The collapse of Communism in the Soviet Union, as well as the USSR collapse, is certainly the biggest development in global politics since World War II. Communism obtained a strong foothold worldwide in the twentieth century, and it had a third of the world’s population who lived under Communism by 1970s (Prowe 1998 p.122). But after a decade, several communist governments around the globe collapsed. The reform policies by Mikhail Gorbachev in the Soviet Union stirred the opposition movements to the Communist regimes within the Soviet member countries. Demonstrations increased and became more often. Governments were forced to admit measures that were stipulated by Gorbachev towards liberalization. But these measures were considered to be insufficient. Communism later collapsed and followed by the Soviet Union. This paper will discuss major aspects that resulted in the downfall of Communism within the Soviet Union.
The First Cracks in the Wall
At the time of Joseph Stalin’s death in March in 1953 when the Soviet Union had risen to be an industrial power. Regardless of the supremacy of terror which described the regime for Stalin, several Russians mourned his death and arose the hesitations regarding the communist’s future. Immediately after the death of Stalin, the struggle for leadership in the Soviet Union began (Stokes 1993 p.28). Ultimately Nikita Khrushchev became victorious, but the uncertainty that had occurred before he rose to the premiership had encouraged some sort of anti-communism in Eastern Europe countries. Rebellions immediately subdued fast in both Bulgaria and Czechoslovakia, but the most significant revolutions happened in East Germany.
Workers in Eastern Berlin started a strike on June 1953 due to conditions in the state which after a short time diffused to other regions of the state. The strike was terminated very fast by East German as well as the Soviet military forces sending a strong message that any opposition against Communism would be suppressed harshly. Nonetheless, unrests still occurred spreading throughout Eastern Europe and increased in 1956, at the point whereby Poland and Hungary encountered big demonstrations against the communist rule as well as the Soviet influence (Best et al. 2014 p122). Hungary was also invaded by the Soviet forces in November 1956 to suppress what was referred to as the Hungarian Revolution. Many Hungarians died due to this invasion, sending anxiety across the western world. At that time, the military actions appeared to have created an impediment on the anti-communists activity, which would start again a few decades later.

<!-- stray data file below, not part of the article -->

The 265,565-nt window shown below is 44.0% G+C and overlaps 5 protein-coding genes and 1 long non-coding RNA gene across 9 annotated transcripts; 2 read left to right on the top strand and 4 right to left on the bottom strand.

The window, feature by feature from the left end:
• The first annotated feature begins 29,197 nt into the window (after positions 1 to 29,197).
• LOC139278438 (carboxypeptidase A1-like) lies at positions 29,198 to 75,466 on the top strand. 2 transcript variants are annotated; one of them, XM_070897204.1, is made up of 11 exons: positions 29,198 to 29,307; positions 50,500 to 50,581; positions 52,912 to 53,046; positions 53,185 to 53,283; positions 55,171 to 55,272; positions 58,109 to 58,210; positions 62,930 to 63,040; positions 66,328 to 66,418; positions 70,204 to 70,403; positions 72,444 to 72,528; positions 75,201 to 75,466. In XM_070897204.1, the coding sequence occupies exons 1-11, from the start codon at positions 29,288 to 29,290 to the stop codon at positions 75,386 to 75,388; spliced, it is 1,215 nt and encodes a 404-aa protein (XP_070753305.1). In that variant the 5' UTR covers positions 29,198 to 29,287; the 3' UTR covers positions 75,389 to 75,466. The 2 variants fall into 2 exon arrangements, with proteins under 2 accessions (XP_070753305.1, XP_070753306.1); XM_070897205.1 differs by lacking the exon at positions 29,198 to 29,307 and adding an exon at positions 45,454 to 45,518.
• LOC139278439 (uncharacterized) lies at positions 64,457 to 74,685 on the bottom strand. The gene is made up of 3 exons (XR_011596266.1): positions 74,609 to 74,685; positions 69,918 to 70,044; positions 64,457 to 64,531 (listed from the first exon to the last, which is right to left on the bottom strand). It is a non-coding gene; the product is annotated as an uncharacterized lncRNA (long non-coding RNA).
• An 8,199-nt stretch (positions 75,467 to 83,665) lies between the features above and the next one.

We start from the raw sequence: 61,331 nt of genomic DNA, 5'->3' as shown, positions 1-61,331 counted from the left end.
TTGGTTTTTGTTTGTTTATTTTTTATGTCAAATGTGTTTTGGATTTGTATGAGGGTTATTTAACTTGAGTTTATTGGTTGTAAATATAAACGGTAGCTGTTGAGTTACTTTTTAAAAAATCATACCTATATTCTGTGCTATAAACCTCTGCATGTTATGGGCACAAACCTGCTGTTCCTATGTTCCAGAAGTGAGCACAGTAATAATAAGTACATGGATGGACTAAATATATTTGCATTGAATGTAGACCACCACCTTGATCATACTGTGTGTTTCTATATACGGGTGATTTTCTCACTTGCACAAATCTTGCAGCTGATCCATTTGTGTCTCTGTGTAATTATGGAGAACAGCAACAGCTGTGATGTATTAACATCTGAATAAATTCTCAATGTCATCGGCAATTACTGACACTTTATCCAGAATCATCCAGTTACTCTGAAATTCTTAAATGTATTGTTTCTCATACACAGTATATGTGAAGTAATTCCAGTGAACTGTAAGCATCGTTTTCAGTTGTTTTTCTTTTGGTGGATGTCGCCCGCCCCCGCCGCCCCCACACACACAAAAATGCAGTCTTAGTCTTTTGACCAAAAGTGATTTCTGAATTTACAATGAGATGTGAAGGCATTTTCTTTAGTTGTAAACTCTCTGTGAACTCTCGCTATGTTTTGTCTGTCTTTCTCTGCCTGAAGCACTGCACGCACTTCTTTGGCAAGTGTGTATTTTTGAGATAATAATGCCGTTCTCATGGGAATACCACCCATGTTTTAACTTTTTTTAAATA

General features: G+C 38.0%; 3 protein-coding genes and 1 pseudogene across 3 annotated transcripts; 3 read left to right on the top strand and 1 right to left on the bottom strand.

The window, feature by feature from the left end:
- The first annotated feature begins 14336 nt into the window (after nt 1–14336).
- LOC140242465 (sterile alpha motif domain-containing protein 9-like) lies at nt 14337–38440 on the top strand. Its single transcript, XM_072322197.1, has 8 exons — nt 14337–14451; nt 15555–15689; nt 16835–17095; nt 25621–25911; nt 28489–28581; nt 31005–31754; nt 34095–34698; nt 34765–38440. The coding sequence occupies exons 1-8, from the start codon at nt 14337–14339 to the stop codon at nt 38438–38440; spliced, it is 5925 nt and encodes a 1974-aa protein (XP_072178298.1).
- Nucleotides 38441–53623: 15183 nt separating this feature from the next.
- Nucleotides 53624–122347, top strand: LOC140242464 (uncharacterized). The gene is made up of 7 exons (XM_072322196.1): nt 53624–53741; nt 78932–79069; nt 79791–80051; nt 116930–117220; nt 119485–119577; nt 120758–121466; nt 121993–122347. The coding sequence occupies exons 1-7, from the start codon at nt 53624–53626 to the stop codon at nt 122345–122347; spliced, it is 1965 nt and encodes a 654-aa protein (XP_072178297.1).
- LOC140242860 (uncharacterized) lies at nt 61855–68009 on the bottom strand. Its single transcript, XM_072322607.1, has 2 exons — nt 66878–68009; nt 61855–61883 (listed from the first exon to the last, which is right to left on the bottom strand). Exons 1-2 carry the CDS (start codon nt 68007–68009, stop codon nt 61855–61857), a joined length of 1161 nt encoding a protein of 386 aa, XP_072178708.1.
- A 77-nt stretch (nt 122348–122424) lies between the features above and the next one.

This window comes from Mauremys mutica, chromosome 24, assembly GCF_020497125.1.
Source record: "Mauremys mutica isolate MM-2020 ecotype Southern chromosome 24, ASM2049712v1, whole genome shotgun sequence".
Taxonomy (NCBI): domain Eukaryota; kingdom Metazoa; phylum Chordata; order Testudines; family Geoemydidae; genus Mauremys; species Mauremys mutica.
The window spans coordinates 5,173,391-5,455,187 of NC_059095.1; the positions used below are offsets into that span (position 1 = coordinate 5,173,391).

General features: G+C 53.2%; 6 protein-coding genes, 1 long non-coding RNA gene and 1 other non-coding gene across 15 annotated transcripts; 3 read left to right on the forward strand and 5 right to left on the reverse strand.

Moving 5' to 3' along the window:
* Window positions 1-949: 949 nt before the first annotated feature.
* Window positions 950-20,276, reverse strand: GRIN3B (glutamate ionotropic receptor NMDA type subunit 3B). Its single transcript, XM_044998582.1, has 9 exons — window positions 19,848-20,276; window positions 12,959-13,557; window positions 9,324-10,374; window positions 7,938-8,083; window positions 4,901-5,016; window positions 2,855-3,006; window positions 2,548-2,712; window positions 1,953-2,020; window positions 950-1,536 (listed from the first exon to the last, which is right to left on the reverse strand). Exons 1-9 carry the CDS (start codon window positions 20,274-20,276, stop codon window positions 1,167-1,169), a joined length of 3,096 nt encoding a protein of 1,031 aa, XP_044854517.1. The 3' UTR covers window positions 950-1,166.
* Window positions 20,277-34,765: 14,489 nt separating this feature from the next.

The Solidarity Movement
In the 1980s, it was noteworthy that another phenomenon would emerge that would eventually take away the power and influence of the Soviet Union. Lech Walesa, the Polish activist, led the solidarity movement which started reacting to policies that the Polish Communist Party established in 1980. Poland opted to manage food subsidies in April 1980 which had remained to be a life-line to many Poland people who suffered through economic challenges. The workers at the Polish shipyard in Gdansk opted to conduct a strike when they were repudiated the wage-increases petitions (Savranskaya, Blanton, & Zubok 2010 p210). The strike diffused to other parts of the country, as factory workers in Poland voting to support the Gdansk workers. Strikes progressed up to fifteen months, negotiations between the Polish Communist regime and leaders of Solidary. Eventually, the government of Poland decided to order whole martial law in October 1982, which ended the Solidarity movement. Regardless of its eventual failure, the movement saw a vision of the downfall of Communism within the Soviet Union.
Essentially, the fall of the Berlin Wall was the termination of the radical changes occurring in East-Central Europe in 1989. In the entire Soviet Union, reformers took power and terminated over forty years of communist ruling that was dictatorial. The reform movement which wiped away Communism within East-Central Europe started in Poland (Bertaux, Thompson, & Rotkirch 2004 p31). The Solidarity which was an anti-communist trade union as well as a social movement had made the communist government of Poland acknowledge it in 1980 through series of strikes which obtained declared martial law, led to arrest of Solidarity leaders, as well as banning democratic trade union. However, the ban failed to end Solidarity. This movement merely subsidized as the unruly poles aligned their civil society, separating them from the government ruled by communists.